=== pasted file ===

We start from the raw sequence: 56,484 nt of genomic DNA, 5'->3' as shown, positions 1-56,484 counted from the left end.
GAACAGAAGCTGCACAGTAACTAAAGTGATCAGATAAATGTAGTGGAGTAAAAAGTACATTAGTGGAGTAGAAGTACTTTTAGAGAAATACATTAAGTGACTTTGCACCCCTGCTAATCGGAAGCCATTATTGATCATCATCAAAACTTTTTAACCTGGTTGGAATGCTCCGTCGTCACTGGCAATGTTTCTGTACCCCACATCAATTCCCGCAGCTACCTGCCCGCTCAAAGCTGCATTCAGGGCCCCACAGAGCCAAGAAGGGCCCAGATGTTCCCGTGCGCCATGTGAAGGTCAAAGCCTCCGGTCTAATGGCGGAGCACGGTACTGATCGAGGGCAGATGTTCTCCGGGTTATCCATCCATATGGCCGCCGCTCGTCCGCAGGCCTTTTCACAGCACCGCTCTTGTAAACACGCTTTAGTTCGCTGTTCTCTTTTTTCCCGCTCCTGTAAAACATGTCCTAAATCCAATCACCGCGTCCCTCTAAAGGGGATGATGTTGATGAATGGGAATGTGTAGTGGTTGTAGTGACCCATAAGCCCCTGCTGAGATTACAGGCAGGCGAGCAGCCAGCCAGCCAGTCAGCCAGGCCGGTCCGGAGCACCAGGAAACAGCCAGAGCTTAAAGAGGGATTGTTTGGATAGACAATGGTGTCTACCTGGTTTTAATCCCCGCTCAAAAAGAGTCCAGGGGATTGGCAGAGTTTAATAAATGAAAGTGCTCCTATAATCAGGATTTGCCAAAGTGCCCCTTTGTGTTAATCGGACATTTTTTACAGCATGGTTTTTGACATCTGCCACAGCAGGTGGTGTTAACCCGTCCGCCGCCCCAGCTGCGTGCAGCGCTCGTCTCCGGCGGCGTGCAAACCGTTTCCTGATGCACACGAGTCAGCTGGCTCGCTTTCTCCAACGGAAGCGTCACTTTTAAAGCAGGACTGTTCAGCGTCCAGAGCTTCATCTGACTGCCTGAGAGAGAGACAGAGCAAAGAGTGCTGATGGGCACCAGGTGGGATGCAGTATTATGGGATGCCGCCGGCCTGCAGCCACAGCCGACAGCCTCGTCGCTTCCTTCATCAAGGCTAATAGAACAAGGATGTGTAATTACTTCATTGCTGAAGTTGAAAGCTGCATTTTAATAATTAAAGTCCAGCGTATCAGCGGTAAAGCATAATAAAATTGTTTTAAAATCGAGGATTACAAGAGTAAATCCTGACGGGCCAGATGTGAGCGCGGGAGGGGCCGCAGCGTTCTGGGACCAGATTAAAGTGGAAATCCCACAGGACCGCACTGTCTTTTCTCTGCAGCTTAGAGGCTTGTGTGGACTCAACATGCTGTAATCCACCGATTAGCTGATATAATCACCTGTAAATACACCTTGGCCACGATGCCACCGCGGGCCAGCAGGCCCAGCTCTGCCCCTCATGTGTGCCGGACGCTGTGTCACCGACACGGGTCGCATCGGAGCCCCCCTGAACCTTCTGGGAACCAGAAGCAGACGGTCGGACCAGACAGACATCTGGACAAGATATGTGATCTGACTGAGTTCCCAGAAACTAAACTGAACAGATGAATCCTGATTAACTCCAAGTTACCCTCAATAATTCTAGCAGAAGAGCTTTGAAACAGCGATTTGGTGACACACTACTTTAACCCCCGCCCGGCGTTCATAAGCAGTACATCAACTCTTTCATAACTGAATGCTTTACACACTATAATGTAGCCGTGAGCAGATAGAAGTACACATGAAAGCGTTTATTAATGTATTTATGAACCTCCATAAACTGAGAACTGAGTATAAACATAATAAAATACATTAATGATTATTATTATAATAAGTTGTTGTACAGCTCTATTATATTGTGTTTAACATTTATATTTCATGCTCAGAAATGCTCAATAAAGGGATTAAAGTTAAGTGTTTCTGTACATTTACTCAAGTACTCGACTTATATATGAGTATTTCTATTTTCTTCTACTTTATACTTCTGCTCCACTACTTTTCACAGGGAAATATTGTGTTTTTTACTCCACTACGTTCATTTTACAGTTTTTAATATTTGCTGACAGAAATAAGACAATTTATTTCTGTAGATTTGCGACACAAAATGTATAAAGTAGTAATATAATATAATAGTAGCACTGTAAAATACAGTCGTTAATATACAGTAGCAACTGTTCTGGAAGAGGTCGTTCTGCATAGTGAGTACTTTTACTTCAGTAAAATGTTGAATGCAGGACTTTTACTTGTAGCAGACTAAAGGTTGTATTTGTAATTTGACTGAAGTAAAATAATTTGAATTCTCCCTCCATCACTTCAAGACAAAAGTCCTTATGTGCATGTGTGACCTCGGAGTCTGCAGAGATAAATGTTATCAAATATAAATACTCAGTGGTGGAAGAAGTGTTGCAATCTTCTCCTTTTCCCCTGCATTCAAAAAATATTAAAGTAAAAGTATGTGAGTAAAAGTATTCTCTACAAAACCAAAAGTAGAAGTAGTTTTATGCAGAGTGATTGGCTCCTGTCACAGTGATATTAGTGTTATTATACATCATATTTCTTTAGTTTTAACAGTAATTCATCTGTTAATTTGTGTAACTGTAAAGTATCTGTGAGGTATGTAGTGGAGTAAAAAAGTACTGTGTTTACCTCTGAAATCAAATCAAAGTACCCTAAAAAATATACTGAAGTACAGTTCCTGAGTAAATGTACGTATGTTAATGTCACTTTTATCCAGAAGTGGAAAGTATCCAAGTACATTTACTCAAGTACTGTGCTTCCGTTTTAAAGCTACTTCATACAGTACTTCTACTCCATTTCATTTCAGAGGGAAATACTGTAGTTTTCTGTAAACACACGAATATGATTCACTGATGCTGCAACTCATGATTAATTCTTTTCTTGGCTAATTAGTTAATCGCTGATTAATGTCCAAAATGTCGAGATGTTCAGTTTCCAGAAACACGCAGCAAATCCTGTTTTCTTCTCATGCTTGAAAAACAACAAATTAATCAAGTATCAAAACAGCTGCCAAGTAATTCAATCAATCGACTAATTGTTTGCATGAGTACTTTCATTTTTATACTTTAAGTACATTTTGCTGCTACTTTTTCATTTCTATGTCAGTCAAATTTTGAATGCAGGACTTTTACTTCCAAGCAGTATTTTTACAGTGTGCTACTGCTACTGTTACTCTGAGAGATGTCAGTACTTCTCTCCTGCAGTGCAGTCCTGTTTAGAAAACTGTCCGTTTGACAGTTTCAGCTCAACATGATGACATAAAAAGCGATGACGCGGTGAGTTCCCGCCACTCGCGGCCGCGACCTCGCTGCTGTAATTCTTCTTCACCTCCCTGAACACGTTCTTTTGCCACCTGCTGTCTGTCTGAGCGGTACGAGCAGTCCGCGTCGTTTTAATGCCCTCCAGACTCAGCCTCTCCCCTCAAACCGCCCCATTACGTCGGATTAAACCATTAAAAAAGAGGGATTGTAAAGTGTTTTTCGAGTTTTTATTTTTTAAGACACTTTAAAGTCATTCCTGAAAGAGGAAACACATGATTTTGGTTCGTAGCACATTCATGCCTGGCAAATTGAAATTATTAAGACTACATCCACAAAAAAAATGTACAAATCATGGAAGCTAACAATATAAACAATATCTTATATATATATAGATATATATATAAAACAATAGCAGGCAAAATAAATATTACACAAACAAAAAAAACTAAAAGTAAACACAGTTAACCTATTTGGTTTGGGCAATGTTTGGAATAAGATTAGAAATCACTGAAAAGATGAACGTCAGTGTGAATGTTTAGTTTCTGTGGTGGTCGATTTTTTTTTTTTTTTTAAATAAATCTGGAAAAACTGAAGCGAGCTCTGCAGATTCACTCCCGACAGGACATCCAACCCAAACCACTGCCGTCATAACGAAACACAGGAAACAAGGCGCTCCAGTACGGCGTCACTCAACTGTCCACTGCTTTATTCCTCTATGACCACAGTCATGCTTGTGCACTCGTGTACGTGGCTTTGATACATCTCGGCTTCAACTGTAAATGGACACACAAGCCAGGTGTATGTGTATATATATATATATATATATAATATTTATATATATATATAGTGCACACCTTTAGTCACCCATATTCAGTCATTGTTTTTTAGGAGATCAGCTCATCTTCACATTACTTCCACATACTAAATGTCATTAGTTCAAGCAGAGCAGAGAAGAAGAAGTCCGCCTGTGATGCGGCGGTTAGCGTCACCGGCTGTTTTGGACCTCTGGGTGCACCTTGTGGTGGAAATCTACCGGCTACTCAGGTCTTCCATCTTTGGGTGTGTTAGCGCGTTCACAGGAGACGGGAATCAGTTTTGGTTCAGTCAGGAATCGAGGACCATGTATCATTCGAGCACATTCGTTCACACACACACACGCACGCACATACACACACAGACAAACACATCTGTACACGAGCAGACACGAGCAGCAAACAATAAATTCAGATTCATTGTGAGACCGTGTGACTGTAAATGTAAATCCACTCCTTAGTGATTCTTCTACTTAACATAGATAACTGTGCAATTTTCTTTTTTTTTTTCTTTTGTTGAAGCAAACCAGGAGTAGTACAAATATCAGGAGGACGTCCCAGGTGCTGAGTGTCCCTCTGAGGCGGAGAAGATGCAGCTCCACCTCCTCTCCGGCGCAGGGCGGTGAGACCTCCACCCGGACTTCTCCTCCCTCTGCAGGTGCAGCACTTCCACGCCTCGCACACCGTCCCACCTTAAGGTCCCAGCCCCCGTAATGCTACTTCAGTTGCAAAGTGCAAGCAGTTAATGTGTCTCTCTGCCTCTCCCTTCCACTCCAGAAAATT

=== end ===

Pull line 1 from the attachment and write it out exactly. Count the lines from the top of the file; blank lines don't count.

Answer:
We start from the raw sequence: 56,484 nt of genomic DNA, 5'->3' as shown, positions 1-56,484 counted from the left end.